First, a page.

Earth  ID: 4855

NASA's GPM captures powerful Hurricane Laura over Louisiana

After crossing western Cuba, Tropical Storm Laura emerged into the Gulf of Mexico where warm water, low wind shear and a moist environment made conditions ideal for intensification. As it made its way through the Gulf of Mexico Laura strengthened - from a category 1 hurricane with sustained winds of 75 mph on the morning of Tuesday August 25th, to a powerful category 4 storm, with sustained winds of 150 mph on the evening of Wednesday August 26th - an increase of 75 mph in just 36 hours. At this point Laura was nearing the coast of western Louisiana, and made landfall near Cameron, Louisiana at around 1:00 a.m. CDT at the same 150 mph intensity. As it moved inland heading north over western Louisiana, Laura was overflown by the NASA / JAXA GPM Core Observatory satellite at 10:00 p.m. CDT on Wednesday August 26th, shortly before the storm made landfall, then again at 8:11 a.m. CDT on Thursday August 27th, about 7 hours after making landfall, as shown in the animation below.

Rainfall rates derived directly from the GPM Microwave Imager (GMI) and Dual-frequency Precipitation Radar (DPR) instruments show heavy rain (in red) pushing up into northern Louisiana and southern Arkansas as strong southerly winds drew moisture from the Gulf of Mexico on the eastern side of the storm’s strong cyclonic circulation. With its ability to penetrate through the clouds using active radar, the DPR also provided a detailed look at Laura’s structure. Precipitation cloud-top heights from the DPR (highlighted in blue, indicating frozen precipitation) show Laura still had the overall structure of a powerful hurricane, as evidenced by both the symmetry of the outer rainbands that still wrap completely around the storm, as well as the residual structure of a strong core near the center containing elements of very heavy rain (shown in pink). At the time of this GPM overpass, Laura’s maximum sustained winds were still reported at 100 mph by the National Hurricane Center, the equivalent of a category 2 hurricane.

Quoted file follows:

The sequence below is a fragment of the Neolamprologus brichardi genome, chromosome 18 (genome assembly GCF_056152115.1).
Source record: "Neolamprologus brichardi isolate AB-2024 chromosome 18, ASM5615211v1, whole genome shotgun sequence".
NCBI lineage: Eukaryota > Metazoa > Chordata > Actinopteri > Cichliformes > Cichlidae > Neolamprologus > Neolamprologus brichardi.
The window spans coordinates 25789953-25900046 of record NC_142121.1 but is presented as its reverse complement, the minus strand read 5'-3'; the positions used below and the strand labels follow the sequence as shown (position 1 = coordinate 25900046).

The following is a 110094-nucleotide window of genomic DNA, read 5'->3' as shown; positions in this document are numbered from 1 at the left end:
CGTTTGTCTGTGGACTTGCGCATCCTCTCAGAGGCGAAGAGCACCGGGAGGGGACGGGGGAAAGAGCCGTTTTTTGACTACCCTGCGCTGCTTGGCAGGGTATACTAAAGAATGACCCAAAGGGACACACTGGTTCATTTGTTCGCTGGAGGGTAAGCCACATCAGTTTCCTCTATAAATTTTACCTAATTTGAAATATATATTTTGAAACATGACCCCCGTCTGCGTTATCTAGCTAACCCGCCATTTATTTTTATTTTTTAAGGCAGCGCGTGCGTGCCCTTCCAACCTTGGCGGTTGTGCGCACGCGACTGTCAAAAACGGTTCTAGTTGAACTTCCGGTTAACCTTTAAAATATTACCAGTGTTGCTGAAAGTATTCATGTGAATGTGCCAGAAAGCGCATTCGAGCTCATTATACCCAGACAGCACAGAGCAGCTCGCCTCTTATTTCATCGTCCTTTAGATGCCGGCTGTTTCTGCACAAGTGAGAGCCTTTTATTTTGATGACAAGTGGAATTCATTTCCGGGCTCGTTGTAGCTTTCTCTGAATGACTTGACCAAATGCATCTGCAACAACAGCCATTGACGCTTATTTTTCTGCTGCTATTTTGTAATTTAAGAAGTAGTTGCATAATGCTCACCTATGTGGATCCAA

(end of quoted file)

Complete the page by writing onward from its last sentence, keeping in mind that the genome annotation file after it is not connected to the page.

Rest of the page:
GPM data is archived at


Visualization Credits

Alex Kekesi (GST): Lead Data Visualizer
Greg Shirah (NASA/GSFC): Data Visualizer
George Huffman (NASA/GSFC): Lead Scientist
Dalia B Kirschbaum (NASA/GSFC): Scientist
Jacob Reed (Telophase): Scientist
Scott Braun (NASA/GSFC): Scientist
Ryan Fitzgibbons (USRA): Lead Producer
Stephen Lang (SSAI): Lead Writer
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Global Precipitation Measurement (GPM)

Data Used:
GPM/GMI/Surface Precipitation also referred to as: Rain Rates
8/27/2020 13:11Z
Data provided by the joint NASA/JAXA GPM mission.
GPM/DPR/Ku also referred to as: Volumetric Precipitation data
Observed Data - JAXA - 8/27/2020 13:11Z
Data provided by the joint NASA/JAXA GPM mission.
Note: While we identify the data sets used in these visualizations, we do not store any further details nor the data sets themselves on our site.

This item is part of this series:
GPM Animations

DLESE >> Atmospheric science
DLESE >> Hydrology
DLESE >> Natural hazards
SVS >> Tropical Storm
GCMD >> Earth Science >> Atmosphere >> Atmospheric Phenomena >> Hurricanes
GCMD >> Earth Science >> Atmosphere >> Precipitation >> Rain
SVS >> Hyperwall
NASA Science >> Earth
GCMD >> Earth Science >> Human Dimensions >> Natural Hazards >> Floods
NASA Earth Science Focus Areas >> Weather and Atmospheric Dynamics

GCMD keywords can be found on the Internet with the following citation: Olsen, L.M., G. Major, K. Shein, J. Scialdone, S. Ritz, T. Stevens, M. Morahan, A. Aleman, R. Vogel, S. Leicester, H. Weir, M. Meaux, S. Grebas, C.Solomon, M. Holland, T. Northcutt, R. A. Restrepo, R. Bilodeau, 2013. NASA/Global Change Master Directory (GCMD) Earth Science Keywords. Version